One of the major themes of that talk was the need for Right and Left to collaborate on an issue of massive importance to the general population of the country. A secondary result of our discussions in November was the realisation of thedegree to which the Labour Party had been appropriated by a 'soft left' Euro-socialist machine dependent on Brussels and, on this issue, by the Old Labour Right.
My own experience and that of others of being dismissed, of falsehoods about our position and even something close to bullying of dissent within the Party has led some of us to (in effect) suspend our engagement with the Party until June 24th and concentrate on the issue of Brexit. This issue is existential as far as this country and its democracy are concerned and it trumps mere party advantage.
Previous posts on this blog have supplied some of the reasoning behind a commitment to Brexit from a Left perspective but it was quickly recognised by myself and others that something more was required than individual protest. The issues raised by the rise of a pseudo-democratic European Left were far bigger than Brexit alone.
Earlier last month, a number of activists, all Labour Party members, combined to create the Democratic Left Network [DLN] which now has its own web site, blog, twitter account and Facebook Page after herculean efforts by dedicated members of the younger generation with real world jobs to hold down. This in turn has been nurtured and supported by the non-partisan Democracy Movement although DLN is wholly independent.
Although I have stuck to my guns in being distanced from direct activism in Leave.EU, I made a point of attending the last Advisory Board Meeting to explain what the Democratic Left Network was, how it would work and how it would collaborate with older Labour Movement organisations such as the Campaign Against Euro-Federalism [CAEF] and the Trades Unions Against The European Union [TUAEU]. We found an atmosphere of collaboration and support on all sides.
Our ideas have been tested in public meeting since and have not been found wanting. Liberal-left and democratic socialist opinion is confused, feels led by the nose and is beginning to ask some serious questions about where we are heading if we Stay in the European Union. In fact, DLN, whose Editorial Board will be confirmed on April 14th, does not exist solely to fight for Brexit from the Left. It exists to fight for improved political education and for democratic socialism on the Left.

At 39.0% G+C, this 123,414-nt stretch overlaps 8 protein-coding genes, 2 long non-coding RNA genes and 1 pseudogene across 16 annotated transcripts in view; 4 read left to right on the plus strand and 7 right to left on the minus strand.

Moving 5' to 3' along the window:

The DLN intends to continue to exist and to grow stronger after June 23rd regardless of the result. Its position on the European Union has emerged logically out of a democratic socialist position that stands against the capture of the Labour Party and Labour Movement by a failed liberal-left on the one hand and by pseudo-democratic rightists on the other. Democracy and socialism are seen here as equal parts of the same whole in defiance of both Liberal Democrats and latter-day Bolsheviks alike.
Our concern is two-fold in the current debate. The first to raise the status of political education and free and open debate and to stand up and show those overwhelmed by propaganda but who have doubts about the technocratic neo-liberal and barely competent European Project that they are not alone and that they should feel free to speak out and raise issues of concern. The second is to expose the absurdity inherent in the posture of Varoufakis and his muddled associates that Britons should vote to stay in the European Union on the dubious grounds that it can be democratised and socialised - as DLN has pointed out in robust terms.
Varoufakis himself describes the crisis of the proto-State in devastating terms. It is puzzling that he continues to believe that his band of idealists could persuade the middle classes of Northern Europe to vote for their own demise when the most logical outcome for Europe, if it survives the crisis, is to become an integrated empire where its citizens are reduced to fodder for the neo-liberal project.
Our view is that the vote on June 23rd is an opportunity to transform not only Britain but also Europe by showing Europeans that they can escape from the machinery of liberal federalism and neo-liberal economics through national self-determination and internationalism in preference to supranationalism. In understanding this, they can then escape from a deep pessimism about the possibility of social change within the United Kingdom, one that seems to have affected depressive left-wing intellectuals and made them give up on the project of empowering the people to take command of their own destiny.